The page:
Brown ombré hair combined with curls is a match made in hair heaven. We love how Zendaya's natural hair texture makes the look subtle and a major statement, all at the same time.
A caramel brown ombré and smooth strands are the epitome of chic. The ends are multi-dimensional, yet the color transition is seamless throughout the mid-lengths.
Brunette Ombré With Face-Framing Highlights
Who said ombré has to be all dark at the top? No one. We love this style with bright, '90s-inspired face-framing pieces.
We love how a ponytail can highlight the drama of your ombré hair color, including in a sleek, twisted style like this.
Looking for a subtle change? Ease your strands into a brown ombré with these perfectly placed honey-tipped ringlets.
Face Framing Ombré
Crossing a bit into blonde territory without a full head of bleach, one of the best ways to dramatically lighten up is to add face-framing highlights to your ombré look. Here, Sofia Vergara kept her roots fairly dark, but the rest of her color reads sun-kissed.
From this unique angle, you can see just how seamless the color meld is when ombré hair is done well. Bravo!
For statement-making curls, go for golden blonde ends and an unstructured middle part. De Souza says that color safe shampoo is a must for keeping brown ombré hair in tip-top shape. We like Verb Ghost Shampoo ($18).
Creating a half-and-half style has the potential to result in a boxy look, but the seamless transition here, along with the face-framing blonde and interspersed lowlights, creates the perfect balance.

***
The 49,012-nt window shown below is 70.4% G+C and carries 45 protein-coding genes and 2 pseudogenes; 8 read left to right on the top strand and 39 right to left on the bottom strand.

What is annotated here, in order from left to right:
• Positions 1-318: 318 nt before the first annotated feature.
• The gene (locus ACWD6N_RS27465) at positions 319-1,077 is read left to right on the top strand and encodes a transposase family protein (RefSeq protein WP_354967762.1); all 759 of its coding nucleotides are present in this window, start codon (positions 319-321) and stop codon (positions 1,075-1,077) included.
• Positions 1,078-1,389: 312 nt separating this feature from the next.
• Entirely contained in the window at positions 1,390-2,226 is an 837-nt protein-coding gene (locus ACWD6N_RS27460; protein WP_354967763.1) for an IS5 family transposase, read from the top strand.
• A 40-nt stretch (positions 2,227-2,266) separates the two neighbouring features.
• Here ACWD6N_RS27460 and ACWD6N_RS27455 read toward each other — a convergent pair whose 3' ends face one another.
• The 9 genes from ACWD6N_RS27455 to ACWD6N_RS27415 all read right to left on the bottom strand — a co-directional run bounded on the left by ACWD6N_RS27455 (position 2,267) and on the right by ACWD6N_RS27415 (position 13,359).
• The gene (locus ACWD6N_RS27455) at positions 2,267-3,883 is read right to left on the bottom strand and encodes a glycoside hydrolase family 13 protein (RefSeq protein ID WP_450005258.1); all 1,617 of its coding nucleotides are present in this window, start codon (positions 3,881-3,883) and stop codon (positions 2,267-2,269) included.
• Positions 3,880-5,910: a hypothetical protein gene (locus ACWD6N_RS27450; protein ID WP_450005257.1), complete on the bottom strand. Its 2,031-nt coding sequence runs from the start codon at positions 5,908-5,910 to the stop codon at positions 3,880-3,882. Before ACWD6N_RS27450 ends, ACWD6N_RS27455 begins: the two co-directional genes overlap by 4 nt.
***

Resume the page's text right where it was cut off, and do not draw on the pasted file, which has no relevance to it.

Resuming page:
Here's another half-brown, half-blonde ombré color. Even though the two colors are distinct, the line between them is blended and diffused in true ombré fashion.
According to de Souza, "hair when highlighted is like a sponge." He recommends avoiding any shampoos, conditioners, or styling products that are not clear in color. "Using pigmented products will eventually darken your highlights."
This chocolate, walnut, toasted chestnut, and honey bronde ombré hair is subtle and perfectly melded. (And yes, the hue names are making us hungry, too).
Another mouth-watering hue of chocolate brown with a subtle transition from dark to light. To keep dyed strands healthy and soft, consider adding a shine serum like the Kristin Ess Weightless Shine Working Serum ($14) to your routine.